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U.S. Intel Report Identifies Russians Who Gave Emails To WikiLeaks

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U.S. Intel Report Identifies Russians Who Gave Emails To WikiLeaks

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Putin, Russians, WikiLeaks

WASHINGTON (Reuters) – The CIA has identified Russian officials who fed material hacked from the Democratic National Committee and party leaders to WikiLeaks at the direction of Russian President Vladimir Putin through third parties, according to a new U.S. intelligence report, senior U.S. officials said on Thursday.

The officials, who spoke on condition of anonymity, said the Central Intelligence Agency and others have concluded that the Russian government escalated its efforts from discrediting the U.S. election process to assisting President-elect Donald Trump’s campaign.

The intelligence assessment was presented to President Barack Obama on Thursday and will be briefed to Trump on Friday. Trump has rejected the broad intelligence community’s assessment that Russia staged cyber attacks during the election campaign to undermine Democratic rival Hillary Clinton.

Russia has rejected the hacking allegations.

“By October, it had become clear that the Russians were trying to help the Trump campaign,” said one official familiar with the full report speaking on the condition of anonymity because the complete version is Top Secret.

In some cases, one official said, the material followed what was called “a circuitous route” from the GRU, Russia’s military intelligence agency, to WikiLeaks in an apparent attempt to make the origins of the material harder to trace, a common practice used by all intelligence agencies, including U.S. ones.

These handoffs, the officials said, enabled WikiLeaks founder Julian Assange to say the Russian government or state agencies were not the source of the material published on his website.

In an interview with Fox News this week, Assange said he did not receive emails stolen from the DNC and Clinton aide John Podesta from “a state party.” Assange did not rule out the possibility that he got the material from a third party.

Details of the report emerged as the top U.S. intelligence official, James Clapper, said on Thursday he was “even more resolute” in his belief that Russia staged cyber attacks on Democrats during the 2016 election campaign.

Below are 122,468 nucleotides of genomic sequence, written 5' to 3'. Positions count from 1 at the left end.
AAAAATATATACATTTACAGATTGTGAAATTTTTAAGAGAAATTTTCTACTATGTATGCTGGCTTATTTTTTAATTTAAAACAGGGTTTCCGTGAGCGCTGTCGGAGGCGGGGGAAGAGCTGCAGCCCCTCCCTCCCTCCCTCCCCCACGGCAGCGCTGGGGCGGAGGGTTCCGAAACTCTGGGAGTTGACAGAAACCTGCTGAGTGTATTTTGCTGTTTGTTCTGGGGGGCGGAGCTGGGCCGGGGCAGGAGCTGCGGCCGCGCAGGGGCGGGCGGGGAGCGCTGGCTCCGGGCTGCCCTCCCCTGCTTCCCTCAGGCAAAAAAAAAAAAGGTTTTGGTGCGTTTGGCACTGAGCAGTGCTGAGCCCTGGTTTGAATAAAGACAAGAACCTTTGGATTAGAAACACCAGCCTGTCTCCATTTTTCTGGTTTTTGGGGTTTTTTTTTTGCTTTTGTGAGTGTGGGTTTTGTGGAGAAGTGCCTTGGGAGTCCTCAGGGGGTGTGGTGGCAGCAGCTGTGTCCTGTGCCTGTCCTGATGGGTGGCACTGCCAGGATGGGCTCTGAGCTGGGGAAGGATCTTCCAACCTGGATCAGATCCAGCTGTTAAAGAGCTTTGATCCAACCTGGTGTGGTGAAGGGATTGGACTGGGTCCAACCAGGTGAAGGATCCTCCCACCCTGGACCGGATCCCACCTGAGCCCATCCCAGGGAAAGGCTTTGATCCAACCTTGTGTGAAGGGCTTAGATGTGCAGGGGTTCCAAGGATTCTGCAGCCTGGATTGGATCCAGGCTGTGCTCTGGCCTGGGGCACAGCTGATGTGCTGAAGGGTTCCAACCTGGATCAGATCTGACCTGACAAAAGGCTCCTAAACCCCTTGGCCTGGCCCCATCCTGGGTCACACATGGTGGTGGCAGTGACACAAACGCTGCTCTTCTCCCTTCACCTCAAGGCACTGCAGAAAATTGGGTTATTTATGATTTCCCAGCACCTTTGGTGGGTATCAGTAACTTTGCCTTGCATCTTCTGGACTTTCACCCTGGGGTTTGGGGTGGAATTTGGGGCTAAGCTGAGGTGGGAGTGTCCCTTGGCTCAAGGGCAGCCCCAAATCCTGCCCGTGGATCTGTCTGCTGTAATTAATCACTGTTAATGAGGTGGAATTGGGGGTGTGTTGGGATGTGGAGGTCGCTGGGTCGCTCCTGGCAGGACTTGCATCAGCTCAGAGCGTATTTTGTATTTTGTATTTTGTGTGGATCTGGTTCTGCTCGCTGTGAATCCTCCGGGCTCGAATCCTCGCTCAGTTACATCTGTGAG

Not all 17 intelligence agencies participated in preparing the assessment. An unclassified version of the report is expected to be released on Friday morning, two officials said.

The report contains some of what the officials called “minor footnotes” about open questions and other uncertainties, in part because some of the evidence supporting the conclusion is inferential.

One such example, the officials said, was that intercepted messages and conversations among senior Russian officials in Putin’s inner circle indicated they were aware of the hacking campaign and celebrated Trump’s election as a victorious end to the campaign.

The officials declined to discuss the nature of the communications, including whether they were domestic, international, or both.

“People who knew what this was about were celebrating a victory over the United States,” said one official.

Another example of inferential evidence, the officials said, was that as time passed and the early leaks attracted media attention that undermined or eclipsed Clinton’s campaign, the Russians increasingly focused their hacking “almost exclusively” on Democratic rather than Republican targets.

There was also strong resemblance — including the use of the same computer malware — the Russians have used against targets in Europe and the marriage of traditional espionage tactics used by Soviet and Russian intelligence such as bribery, blackmail and internet vulnerabilities, which they said Putin has devoted increasing resources and attention to exploiting.

For example, one official said, the Democratic databases and email servers the Russians hacked also contained personal information that WikiLeaks has not published.

Such information could be used to search for financial, medical, browsing history and other records that can be used to target individuals for recruiting efforts by Russian spies.

(Reporting by Washington newsroom; Editing by Lisa Shumaker)

IMAGE: Russian President Vladimir Putin listens to a statement from his Belarusian counterpart Alexander Lukashenko after a session of the Supreme State Council of Russia-Belarus Union State in Minsk, Belarus, February 25, 2016. REUTERS/Alexei Druzhinin/Sputnik/Kremlin

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1 Comment

  1. Aaron_of_Portsmouth January 6, 2017

    Donald will be briefed on the results as though that will be of any use—merely a formality and a courtesy. Given the crime, we have plenty of motive and opportunity in light of Trump’s long-standing ties with Russian oligarchs. Then there is the concerted effort to stall for time before releasing what should have been examined long ago, e.g., his IRS record. Something was always “rotten in Denmark” (and Moscow), but now the stench wound up in America and influenced to some unknown degree a lot of the electorate.
    At the end of all this, we still wind up with a questionable President-Elect “elected” presumably above board, and still will have the eternal question of to what extent voters were swayed by Comrade Putin’s meddling.

    Reply

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